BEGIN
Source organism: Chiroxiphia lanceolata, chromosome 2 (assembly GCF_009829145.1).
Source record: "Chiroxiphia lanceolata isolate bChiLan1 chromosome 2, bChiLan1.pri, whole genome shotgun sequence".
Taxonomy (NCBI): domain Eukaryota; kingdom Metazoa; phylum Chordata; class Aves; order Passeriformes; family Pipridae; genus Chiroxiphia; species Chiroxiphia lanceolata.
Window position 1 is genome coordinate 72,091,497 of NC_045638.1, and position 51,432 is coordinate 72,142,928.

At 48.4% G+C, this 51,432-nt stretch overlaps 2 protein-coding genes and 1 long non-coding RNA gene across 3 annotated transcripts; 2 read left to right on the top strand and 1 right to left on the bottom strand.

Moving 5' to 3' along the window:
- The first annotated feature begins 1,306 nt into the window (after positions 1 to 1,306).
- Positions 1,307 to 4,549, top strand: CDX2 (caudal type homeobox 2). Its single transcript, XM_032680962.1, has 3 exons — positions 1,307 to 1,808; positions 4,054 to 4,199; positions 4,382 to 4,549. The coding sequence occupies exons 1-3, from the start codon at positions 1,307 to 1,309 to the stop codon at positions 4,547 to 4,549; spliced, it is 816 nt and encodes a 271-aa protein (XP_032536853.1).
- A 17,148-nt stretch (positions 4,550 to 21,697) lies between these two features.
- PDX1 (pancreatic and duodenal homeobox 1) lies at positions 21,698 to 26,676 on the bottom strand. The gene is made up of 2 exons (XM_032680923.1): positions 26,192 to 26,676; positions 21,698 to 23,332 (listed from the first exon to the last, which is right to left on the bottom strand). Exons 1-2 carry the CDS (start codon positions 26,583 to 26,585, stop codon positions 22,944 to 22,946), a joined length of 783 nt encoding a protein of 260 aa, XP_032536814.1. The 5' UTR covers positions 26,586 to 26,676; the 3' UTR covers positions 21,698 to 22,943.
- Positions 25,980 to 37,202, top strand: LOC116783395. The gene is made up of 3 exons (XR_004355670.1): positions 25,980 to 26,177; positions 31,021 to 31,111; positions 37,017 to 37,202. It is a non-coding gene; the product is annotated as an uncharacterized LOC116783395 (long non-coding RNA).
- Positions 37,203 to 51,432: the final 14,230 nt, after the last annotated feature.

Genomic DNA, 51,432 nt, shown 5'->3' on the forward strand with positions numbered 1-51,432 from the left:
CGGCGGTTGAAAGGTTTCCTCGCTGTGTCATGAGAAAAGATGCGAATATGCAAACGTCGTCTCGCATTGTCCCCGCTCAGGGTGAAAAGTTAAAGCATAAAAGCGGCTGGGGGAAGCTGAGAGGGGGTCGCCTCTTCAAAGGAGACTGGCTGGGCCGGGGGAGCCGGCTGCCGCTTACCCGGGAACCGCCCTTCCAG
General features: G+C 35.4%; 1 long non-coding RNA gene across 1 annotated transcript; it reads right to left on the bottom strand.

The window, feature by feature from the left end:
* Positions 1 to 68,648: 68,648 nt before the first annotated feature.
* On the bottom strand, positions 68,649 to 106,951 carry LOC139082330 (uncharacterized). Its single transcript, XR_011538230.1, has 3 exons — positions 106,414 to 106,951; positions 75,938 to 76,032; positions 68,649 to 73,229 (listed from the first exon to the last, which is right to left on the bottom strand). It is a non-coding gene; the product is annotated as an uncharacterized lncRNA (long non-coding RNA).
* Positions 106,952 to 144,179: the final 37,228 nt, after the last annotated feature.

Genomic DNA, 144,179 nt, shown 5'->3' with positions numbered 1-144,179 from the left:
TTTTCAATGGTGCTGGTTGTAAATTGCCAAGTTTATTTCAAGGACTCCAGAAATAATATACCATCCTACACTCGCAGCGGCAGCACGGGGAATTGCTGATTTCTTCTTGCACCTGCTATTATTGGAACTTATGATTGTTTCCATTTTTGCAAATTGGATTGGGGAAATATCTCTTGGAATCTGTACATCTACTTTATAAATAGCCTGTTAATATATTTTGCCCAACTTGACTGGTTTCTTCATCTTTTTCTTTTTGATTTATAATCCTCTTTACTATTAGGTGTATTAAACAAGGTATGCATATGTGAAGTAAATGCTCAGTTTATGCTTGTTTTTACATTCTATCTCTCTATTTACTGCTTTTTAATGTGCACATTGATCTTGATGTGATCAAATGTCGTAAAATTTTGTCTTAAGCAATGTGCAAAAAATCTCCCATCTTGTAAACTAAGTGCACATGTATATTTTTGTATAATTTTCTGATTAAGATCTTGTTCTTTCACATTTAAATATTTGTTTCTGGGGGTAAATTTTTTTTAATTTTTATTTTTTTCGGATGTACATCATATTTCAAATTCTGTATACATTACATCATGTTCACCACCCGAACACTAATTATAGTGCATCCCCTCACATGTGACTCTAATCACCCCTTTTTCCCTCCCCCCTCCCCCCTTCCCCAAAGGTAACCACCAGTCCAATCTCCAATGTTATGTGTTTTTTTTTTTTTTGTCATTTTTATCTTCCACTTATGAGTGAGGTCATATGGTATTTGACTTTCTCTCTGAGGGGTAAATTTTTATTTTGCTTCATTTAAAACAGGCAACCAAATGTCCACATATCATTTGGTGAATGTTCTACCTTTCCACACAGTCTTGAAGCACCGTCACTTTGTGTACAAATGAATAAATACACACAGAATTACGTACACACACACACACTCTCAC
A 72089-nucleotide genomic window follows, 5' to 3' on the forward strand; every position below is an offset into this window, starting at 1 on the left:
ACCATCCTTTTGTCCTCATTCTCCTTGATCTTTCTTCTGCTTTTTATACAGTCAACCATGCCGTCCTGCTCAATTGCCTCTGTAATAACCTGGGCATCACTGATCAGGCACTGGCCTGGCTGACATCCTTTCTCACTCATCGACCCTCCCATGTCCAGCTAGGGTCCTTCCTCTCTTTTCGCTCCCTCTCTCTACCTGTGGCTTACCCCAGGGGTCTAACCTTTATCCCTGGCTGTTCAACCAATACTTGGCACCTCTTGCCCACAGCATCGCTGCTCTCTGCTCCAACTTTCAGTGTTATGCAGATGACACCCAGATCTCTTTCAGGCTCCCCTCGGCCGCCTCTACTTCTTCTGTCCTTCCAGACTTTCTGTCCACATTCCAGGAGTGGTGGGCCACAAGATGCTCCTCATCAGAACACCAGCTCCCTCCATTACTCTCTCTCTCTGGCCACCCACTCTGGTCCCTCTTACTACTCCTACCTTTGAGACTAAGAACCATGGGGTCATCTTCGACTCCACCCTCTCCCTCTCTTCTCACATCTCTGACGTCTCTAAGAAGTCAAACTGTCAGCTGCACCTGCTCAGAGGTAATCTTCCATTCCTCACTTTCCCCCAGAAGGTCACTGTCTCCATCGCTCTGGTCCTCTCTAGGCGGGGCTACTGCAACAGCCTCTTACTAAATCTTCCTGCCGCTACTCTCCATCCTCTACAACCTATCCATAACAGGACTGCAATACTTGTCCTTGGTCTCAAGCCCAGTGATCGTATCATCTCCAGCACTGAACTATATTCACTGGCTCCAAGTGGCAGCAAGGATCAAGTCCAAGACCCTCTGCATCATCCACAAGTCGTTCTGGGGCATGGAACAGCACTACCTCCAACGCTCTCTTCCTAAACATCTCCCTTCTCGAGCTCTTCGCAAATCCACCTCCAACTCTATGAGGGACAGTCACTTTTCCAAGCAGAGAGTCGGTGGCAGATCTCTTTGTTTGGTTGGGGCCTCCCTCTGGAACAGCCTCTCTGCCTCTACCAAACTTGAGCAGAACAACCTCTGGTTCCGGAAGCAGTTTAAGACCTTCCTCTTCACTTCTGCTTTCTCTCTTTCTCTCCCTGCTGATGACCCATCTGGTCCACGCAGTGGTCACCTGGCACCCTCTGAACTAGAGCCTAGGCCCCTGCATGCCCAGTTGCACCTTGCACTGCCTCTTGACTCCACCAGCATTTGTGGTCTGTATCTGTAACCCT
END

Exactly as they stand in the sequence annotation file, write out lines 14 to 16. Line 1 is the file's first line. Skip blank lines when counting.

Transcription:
CGGCGGTTGAAAGGTTTCCTCGCTGTGTCATGAGAAAAGATGCGAATATGCAAACGTCGTCTCGCATTGTCCCCGCTCAGGGTGAAAAGTTAAAGCATAAAAGCGGCTGGGGGAAGCTGAGAGGGGGTCGCCTCTTCAAAGGAGACTGGCTGGGCCGGGGGAGCCGGCTGCCGCTTACCCGGGAACCGCCCTTCCAG
General features: G+C 35.4%; 1 long non-coding RNA gene across 1 annotated transcript; it reads right to left on the bottom strand.

The window, feature by feature from the left end: